Draft plan for jaguar recovery panned by wildlife advocates

Photo courtesy Bjørn Christian Tørrissen, via Wikipedia and the Creative Commons.
Photo courtesy Bjørn Christian Tørrissen, via Wikipedia and the Creative Commons.

Jaguars listed as endangered since 1997

Staff Report

Jaguars making their from Mexico back to the southwestern U.S. apparently won’t be getting much help from the U.S. Fish and Wildlife Service. The agency this week released a draft recovery plan that puts the conservation burden on Mexico. The plan’s criteria for recovery and removal of the jaguar from the “endangered” list could be met without any jaguars occupying any of their vast historic range in the United States, according to wildlife watchdogs with the Center for Biological Diversity.

The draft was released just a short time after a second jaguar was documented in the Southwest. Between 2011 and 2015, another jaguar was seen several times around the Santa Rita Mountains southeast of Tucson. Another jaguar called “Macho B” was photographed repeatedly from 1996 until he was killed by the Arizona Department of Game and Fish as a result of a botched capture operation in 2009.

“Jaguars are making their presence known in the southwestern United States so it’s disappointing to see the U.S. Fish and Wildlife Service put the focus of jaguar recovery solely in Mexico,” said Michael Robinson of the Center for Biological Diversity. “By excluding the best remaining unoccupied jaguar habitat, this plan aims too low to make a difference in saving the jaguar. It’s an extinction plan, not a recovery plan.”

A lawsuit by the CBD forced the USFWS to write a recovery plan. According to the nonprofit group, it assumes, without evidence, that 300 jaguars live in Sonora, Mexico — a more optimistic starting point than the Service’s 2012 citation of studies pointing to a maximum of 271 jaguars in the province and possibly as few as 50.

Since 2013 conservationists monitoring the northernmost breeding jaguars in Sonora, via automatic cameras, saw a poaching loss of six of the area’s eight individually identified jaguars, leaving just two known alive. The remainder of the population is less closely monitored but equally at risk.

Jaguars are primarily killed by ranchers who use pesticides imported from the United States to poison the carcasses of collared peccary, or javelinas, which are among the jaguars’ natural prey animals.

“While the plan, importantly, outlines measures that Mexican authorities can take in protecting jaguars, that’s simply not enough,” said Robinson. “Leaving the vast Gila National Forest and Mogollon Plateau off the table leaves the jaguars in Sonora effectively stranded, likely cut off from jaguars farther south and with no genetic rescue on the way from reintroduction to the north.”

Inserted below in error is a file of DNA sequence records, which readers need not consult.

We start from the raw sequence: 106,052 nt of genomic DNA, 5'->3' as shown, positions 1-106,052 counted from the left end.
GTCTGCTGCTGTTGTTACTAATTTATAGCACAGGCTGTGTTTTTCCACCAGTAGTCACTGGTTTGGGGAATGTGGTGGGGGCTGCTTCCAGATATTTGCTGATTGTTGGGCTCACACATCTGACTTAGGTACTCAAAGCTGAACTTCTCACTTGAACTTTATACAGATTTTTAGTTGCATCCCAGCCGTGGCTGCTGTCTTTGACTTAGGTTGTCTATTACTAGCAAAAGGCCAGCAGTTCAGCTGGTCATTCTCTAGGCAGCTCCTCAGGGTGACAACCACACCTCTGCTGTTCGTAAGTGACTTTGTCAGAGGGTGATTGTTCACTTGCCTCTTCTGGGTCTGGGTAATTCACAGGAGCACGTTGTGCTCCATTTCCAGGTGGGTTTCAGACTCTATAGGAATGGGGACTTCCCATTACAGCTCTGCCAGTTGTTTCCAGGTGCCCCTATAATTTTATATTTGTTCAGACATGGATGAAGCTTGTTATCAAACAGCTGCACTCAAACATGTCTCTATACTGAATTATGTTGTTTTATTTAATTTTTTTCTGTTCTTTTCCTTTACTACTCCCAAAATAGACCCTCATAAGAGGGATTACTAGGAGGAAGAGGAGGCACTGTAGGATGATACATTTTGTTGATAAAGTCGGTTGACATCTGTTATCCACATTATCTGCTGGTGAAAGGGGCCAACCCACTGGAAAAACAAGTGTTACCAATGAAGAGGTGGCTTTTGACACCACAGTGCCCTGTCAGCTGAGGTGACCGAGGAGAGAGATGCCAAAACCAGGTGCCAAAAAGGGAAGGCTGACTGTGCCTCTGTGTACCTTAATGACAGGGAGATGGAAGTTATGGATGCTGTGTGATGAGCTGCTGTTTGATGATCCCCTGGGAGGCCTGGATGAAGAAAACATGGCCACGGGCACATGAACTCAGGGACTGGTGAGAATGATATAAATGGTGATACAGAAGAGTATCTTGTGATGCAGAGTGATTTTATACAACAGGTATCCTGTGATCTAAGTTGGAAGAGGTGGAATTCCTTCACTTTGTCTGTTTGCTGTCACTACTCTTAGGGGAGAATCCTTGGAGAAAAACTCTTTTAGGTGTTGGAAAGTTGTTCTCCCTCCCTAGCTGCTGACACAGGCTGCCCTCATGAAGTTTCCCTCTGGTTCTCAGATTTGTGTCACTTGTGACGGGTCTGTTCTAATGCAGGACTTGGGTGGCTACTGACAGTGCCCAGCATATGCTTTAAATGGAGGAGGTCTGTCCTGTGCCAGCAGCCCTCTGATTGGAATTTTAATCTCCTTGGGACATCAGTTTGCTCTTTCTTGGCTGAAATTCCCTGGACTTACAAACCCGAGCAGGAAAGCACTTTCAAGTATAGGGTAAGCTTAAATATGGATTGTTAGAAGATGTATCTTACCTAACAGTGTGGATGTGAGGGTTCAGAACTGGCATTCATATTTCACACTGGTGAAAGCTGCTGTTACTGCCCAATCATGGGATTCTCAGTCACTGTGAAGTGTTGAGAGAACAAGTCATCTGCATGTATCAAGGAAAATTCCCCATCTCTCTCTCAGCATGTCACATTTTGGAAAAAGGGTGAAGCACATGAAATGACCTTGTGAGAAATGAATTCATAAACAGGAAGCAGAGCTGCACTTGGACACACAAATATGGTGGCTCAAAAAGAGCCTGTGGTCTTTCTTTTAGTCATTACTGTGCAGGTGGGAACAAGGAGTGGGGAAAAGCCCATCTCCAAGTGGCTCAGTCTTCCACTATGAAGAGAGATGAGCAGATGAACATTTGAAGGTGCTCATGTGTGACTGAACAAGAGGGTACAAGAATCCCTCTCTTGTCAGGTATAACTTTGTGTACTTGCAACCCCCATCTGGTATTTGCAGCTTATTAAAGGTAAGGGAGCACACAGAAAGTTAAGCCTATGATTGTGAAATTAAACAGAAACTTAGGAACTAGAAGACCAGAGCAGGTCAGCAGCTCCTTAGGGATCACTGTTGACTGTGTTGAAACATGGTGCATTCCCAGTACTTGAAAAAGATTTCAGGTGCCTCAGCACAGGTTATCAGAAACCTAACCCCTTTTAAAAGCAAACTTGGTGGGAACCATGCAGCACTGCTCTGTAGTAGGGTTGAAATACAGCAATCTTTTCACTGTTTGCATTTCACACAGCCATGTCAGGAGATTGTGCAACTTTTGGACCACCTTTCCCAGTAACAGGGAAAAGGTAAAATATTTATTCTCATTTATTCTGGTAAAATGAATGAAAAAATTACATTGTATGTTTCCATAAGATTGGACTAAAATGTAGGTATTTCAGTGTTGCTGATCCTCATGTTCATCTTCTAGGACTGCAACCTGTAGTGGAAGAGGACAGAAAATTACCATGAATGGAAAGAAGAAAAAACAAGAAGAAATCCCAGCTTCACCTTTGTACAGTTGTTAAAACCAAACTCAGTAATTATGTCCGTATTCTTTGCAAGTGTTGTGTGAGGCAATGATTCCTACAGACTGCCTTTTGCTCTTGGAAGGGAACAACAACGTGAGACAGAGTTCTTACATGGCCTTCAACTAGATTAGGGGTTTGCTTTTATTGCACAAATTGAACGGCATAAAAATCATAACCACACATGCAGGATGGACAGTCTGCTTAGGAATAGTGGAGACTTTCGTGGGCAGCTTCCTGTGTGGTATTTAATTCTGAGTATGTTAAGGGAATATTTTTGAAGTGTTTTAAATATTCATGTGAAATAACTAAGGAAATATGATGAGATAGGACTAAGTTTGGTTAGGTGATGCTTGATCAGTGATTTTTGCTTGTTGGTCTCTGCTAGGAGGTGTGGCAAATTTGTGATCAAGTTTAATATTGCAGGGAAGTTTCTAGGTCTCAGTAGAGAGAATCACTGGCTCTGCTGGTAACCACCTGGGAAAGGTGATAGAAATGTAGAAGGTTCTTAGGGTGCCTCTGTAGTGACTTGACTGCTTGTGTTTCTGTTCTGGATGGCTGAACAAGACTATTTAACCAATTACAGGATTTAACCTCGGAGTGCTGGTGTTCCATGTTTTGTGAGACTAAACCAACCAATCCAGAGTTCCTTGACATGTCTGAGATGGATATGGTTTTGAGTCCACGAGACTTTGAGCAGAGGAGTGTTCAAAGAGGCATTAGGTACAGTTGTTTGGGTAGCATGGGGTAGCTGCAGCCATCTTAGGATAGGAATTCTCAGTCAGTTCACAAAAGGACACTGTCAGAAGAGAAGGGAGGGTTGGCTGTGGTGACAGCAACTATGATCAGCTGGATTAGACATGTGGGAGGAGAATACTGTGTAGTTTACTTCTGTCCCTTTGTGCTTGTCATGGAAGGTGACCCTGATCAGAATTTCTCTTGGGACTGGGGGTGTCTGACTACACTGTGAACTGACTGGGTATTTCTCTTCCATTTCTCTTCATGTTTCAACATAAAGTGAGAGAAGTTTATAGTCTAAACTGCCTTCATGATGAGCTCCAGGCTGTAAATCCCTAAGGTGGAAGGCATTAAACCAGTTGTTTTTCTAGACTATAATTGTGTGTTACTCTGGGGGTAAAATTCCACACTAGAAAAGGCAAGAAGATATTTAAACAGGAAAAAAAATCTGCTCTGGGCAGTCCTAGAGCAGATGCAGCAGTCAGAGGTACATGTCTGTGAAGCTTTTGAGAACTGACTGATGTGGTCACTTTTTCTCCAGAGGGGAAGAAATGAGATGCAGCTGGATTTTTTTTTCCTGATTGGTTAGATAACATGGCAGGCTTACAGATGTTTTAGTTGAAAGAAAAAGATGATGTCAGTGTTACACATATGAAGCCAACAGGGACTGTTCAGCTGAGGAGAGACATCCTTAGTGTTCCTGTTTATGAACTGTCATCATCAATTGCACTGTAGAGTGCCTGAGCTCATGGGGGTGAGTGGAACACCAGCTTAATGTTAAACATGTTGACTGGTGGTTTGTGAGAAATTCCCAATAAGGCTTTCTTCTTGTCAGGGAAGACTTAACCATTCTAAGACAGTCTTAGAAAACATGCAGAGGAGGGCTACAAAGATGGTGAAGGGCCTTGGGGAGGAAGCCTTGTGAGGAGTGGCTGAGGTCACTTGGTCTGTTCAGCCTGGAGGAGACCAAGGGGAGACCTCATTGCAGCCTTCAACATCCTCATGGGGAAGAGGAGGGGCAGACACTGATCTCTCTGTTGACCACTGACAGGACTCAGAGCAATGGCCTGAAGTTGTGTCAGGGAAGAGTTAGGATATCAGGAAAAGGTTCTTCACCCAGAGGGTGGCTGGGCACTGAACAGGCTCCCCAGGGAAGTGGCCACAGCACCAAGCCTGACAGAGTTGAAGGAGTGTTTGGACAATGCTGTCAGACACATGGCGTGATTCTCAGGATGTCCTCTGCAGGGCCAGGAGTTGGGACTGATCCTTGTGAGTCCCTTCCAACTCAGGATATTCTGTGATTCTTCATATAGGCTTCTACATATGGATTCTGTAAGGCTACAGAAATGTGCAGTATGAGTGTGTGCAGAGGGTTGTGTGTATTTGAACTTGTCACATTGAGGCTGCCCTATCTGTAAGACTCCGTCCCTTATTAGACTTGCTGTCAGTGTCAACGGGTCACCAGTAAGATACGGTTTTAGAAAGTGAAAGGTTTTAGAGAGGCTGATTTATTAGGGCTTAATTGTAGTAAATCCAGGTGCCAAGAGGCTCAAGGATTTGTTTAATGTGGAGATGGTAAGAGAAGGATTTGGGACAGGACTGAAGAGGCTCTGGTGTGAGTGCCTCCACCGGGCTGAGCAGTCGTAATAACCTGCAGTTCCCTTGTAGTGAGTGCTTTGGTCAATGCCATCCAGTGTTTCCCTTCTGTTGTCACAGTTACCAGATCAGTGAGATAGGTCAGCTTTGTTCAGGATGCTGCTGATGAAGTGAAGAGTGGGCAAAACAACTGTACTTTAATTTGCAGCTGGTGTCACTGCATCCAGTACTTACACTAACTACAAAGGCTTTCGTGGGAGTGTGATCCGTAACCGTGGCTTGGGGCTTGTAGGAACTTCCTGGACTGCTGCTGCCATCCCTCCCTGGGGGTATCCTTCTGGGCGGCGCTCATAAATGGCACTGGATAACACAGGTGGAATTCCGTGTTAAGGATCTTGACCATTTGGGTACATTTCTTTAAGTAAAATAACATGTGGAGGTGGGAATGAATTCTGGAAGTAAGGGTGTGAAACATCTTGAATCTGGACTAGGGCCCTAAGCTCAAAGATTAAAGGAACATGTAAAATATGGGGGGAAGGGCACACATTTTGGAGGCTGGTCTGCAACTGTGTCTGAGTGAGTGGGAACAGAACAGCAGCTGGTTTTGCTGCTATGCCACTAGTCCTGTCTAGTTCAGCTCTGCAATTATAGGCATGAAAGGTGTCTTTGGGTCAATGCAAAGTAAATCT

The last known female jaguar in the United States was shot by a hunter in 1963 in the Apache National Forest on the Mogollon Plateau in Arizona, in an area where Mexican gray wolves have since been reintroduced.

The draft recovery plan also estimates that Sonora has habitat sufficient to support 1,166 jaguars — an order of magnitude higher than the most recent previous estimate that the province could support just 172 jaguars. Raising the so-called carrying capacity also justifies ignoring the high-quality but unoccupied jaguar habitat in the Gila National Forest and Mogollon Plateau in the U.S. Southwest.

The draft plan divides the jaguar’s vast range in South, Central and North America into two zones — a Pan-America Recovery Unit and a Northwestern Recovery Unit — and leaves the question of how to protect jaguars in the former unit to another day. The plan also ignores the plight of another, isolated jaguar population in northeastern Mexico south of Texas.

The USFWS has  designated 764,207 acres of “critical habitat” to conserve jaguars in southern Arizona and New Mexico. The designation prohibits federal actions that would harm the habitat, and will be at issue in upcoming Center litigation over the Service’s approval of an open-pit copper mine in the Santa Rita Mountains, part of the critical habitat, where the jaguar El Jefe has been photographed.

The jaguar was placed on the U.S. endangered species list in 1997 in response to a previous Center lawsuit.

Jaguars evolved in North America thousands of years before colonizing Central and South America. Their fossil remains have been found from as far afield as Nebraska and Maryland; depictions in American Indian art and stories range throughout the South and Midwest; and European explorers and later Americans wrote of their jaguar encounters in states that ranged from California to the Carolinas.

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